July 10, 2013 #633

The next day he (Samaritan) took out two denarii, gave them to the innkeeper, and said, ‘Take care of him; and when I come back, I will repay you whatever more you spend.’ Luke 10:35 (NRSV)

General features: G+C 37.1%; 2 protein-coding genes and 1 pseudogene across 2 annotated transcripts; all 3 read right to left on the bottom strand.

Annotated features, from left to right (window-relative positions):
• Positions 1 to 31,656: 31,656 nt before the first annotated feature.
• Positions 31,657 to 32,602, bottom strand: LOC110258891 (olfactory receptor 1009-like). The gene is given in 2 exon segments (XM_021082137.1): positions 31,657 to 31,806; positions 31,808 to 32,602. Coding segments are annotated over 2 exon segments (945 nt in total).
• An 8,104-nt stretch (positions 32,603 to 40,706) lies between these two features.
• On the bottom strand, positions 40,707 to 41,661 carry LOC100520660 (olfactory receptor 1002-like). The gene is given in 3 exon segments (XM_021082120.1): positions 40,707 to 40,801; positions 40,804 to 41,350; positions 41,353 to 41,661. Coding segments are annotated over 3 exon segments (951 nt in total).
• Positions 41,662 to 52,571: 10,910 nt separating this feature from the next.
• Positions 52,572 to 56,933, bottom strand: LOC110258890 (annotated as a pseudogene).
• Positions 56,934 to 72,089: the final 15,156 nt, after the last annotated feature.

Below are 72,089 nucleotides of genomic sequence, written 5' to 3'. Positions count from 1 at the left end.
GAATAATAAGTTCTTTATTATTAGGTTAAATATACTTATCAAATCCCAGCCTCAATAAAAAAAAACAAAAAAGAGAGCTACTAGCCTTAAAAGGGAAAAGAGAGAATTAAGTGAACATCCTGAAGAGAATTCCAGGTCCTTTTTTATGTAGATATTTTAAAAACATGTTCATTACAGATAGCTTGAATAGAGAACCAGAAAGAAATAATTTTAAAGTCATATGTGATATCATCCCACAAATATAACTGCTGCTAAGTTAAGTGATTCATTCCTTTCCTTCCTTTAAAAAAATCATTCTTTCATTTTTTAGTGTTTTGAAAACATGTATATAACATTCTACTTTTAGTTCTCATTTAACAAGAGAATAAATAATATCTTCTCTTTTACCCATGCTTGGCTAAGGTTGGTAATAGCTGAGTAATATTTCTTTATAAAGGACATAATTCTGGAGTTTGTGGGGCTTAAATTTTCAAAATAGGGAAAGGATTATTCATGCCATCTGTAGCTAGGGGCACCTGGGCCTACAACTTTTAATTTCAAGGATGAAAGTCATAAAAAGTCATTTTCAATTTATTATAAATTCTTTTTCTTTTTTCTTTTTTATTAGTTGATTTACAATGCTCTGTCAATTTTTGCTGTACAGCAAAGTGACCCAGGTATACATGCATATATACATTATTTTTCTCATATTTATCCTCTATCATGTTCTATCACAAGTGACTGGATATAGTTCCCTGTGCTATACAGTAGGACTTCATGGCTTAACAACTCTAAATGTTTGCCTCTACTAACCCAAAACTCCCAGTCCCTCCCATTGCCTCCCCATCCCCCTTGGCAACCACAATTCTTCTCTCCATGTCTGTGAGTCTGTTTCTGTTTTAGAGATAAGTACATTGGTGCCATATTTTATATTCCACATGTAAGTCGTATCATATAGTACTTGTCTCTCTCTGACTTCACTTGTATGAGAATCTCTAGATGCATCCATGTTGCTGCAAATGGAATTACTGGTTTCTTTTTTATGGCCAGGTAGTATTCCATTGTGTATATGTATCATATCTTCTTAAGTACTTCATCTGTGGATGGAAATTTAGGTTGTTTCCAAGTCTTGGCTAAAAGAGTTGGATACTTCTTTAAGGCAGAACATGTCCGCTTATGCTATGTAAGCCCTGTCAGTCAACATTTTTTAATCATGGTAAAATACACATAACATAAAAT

The Good Samaritan, of all of Jesus’ parables this one is arguably the best known. We hear the term “Good Samaritan” in our day. Many states have been passing Good Samaritan laws. South Dakota is the headquarters of the Good Samaritan Society. There are even churches that have taken the name of Good Samaritan. Our first response after hearing the parable would be to identify with the Good Samaritan. After all, we like to think that we would stop and help someone who is in need. The Image of the Good Samaritan helping an injured man.response of the lawyer and others that Jesus told the parable to would have been entirely different. The last person they would identify with would be the Samaritan. The term Good Samaritan would have been considered an oxymoron. They were hated, despised, thought of as half-breeds. In the previous chapter in Luke, James & John want to call down fire from heaven to destroy a Samaritan village that has failed to welcome Jesus. So who is the Good Samaritan? I believe Jesus wanted us to think of him as the Good Samaritan who helped all in need no matter what the cost. That is the picture that Luke paints of Jesus. So who in the parable did Jesus want us to identify with? The lawyer who tried to justify himself? If we are honest we would have to say, guilty. What about the priest and Levite who are too busy to help the injured man? If we are honest we would have to say, guilty. What about the robbers? Most would have difficulty identifying with them. But who of us have not caused an injury to another? Guilty! But it is difficult to identify with a character that makes you feel guilty. That leaves two characters in the story. First, is the injured man. Most of us can admit that at some time in our life we have been injured and needed help. Hopefully, we can reflect back and see how Jesus, the Good Samaritan, came to help us through the difficulties. The person I most identify with is the innkeeper. He seems to be the most insignificant of all the characters, yet he plays a valuable role in helping the injured man recover. He becomes Jesus’ helper. To me this is what the ministry is all about; being Jesus’ helper. Helping Jesus bring a message of hope to those facing hopeless situations, comfort to those who need comfort, love to those who need love, healing to those who need healing. That is true for all of us. Jesus does not expect us to take over the role of being a Good Samaritan. If we do we will soon burn ourselves out. Rather Jesus wants us to see our role as assisting him to bring healing to the world. May all of us faithfully respond to the task Jesus gives us.